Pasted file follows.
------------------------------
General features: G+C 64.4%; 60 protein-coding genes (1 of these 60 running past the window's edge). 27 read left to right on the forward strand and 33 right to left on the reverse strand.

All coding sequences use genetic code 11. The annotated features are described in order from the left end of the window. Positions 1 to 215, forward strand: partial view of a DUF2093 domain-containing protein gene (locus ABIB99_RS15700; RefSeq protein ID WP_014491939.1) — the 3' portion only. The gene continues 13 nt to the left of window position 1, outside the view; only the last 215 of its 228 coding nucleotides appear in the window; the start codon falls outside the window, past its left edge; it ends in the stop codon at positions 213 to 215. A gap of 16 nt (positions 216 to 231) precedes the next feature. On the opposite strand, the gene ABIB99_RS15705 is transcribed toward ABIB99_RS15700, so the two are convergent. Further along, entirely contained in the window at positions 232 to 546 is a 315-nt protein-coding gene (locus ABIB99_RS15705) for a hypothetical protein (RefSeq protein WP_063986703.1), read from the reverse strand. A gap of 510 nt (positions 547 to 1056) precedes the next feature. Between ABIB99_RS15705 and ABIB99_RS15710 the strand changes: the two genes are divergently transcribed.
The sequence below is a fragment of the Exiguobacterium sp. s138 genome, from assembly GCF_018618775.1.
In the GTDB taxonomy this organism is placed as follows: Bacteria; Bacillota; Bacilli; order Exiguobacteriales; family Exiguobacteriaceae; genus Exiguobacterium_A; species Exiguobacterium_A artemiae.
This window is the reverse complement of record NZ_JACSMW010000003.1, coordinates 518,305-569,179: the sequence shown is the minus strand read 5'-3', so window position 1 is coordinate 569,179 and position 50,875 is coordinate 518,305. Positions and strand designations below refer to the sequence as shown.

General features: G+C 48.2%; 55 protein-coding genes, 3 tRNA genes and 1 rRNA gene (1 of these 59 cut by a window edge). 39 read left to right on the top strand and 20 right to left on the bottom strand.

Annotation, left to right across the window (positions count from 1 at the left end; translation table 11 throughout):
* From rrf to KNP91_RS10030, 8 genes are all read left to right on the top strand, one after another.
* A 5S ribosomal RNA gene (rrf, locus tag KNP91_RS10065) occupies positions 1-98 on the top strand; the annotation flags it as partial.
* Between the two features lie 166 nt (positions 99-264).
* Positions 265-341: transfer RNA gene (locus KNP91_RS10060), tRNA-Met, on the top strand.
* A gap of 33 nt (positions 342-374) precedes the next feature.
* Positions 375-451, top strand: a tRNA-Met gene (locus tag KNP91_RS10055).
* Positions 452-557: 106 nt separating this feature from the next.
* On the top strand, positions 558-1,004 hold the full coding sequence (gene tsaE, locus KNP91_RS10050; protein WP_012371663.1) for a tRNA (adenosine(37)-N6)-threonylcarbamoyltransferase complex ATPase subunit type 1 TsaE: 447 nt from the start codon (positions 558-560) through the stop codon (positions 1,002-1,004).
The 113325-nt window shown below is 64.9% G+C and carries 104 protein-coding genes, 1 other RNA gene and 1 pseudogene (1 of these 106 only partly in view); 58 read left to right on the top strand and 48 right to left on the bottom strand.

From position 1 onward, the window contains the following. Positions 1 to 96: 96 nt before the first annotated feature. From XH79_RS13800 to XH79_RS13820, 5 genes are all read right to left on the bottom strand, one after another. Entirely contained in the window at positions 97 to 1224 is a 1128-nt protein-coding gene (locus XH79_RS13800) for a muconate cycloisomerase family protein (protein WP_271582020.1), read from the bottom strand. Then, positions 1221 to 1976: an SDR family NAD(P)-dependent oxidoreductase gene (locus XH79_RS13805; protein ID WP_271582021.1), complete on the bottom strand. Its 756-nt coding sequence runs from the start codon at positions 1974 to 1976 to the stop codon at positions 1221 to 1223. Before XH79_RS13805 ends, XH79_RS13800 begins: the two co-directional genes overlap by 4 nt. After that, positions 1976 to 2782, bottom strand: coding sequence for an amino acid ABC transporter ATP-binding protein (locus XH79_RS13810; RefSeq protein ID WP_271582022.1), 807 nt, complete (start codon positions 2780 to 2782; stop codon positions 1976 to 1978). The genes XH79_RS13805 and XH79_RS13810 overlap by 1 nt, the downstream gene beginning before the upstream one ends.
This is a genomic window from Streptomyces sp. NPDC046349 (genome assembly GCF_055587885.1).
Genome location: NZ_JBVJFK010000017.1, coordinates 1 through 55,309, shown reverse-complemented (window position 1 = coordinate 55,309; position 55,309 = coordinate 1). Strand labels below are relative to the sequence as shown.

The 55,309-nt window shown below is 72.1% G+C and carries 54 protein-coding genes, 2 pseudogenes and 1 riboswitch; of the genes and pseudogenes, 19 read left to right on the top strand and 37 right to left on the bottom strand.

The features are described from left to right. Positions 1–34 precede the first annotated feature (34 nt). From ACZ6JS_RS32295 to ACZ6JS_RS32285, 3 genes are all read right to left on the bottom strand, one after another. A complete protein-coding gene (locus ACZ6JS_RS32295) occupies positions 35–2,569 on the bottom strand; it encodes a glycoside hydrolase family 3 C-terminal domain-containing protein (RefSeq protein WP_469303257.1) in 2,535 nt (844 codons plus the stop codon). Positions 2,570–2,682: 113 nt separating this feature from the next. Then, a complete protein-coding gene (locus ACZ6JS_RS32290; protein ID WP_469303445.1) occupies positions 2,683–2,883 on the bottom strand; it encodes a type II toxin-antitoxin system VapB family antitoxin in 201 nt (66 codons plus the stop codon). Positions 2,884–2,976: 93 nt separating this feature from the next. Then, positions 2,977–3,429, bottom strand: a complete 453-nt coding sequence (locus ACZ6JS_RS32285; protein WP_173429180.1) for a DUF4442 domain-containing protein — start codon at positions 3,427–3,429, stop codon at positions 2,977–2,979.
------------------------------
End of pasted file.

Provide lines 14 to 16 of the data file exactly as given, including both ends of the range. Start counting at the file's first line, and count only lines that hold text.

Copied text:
* Positions 452-557: 106 nt separating this feature from the next.
* On the top strand, positions 558-1,004 hold the full coding sequence (gene tsaE, locus KNP91_RS10050; protein WP_012371663.1) for a tRNA (adenosine(37)-N6)-threonylcarbamoyltransferase complex ATPase subunit type 1 TsaE: 447 nt from the start codon (positions 558-560) through the stop codon (positions 1,002-1,004).
The 113325-nt window shown below is 64.9% G+C and carries 104 protein-coding genes, 1 other RNA gene and 1 pseudogene (1 of these 106 only partly in view); 58 read left to right on the top strand and 48 right to left on the bottom strand.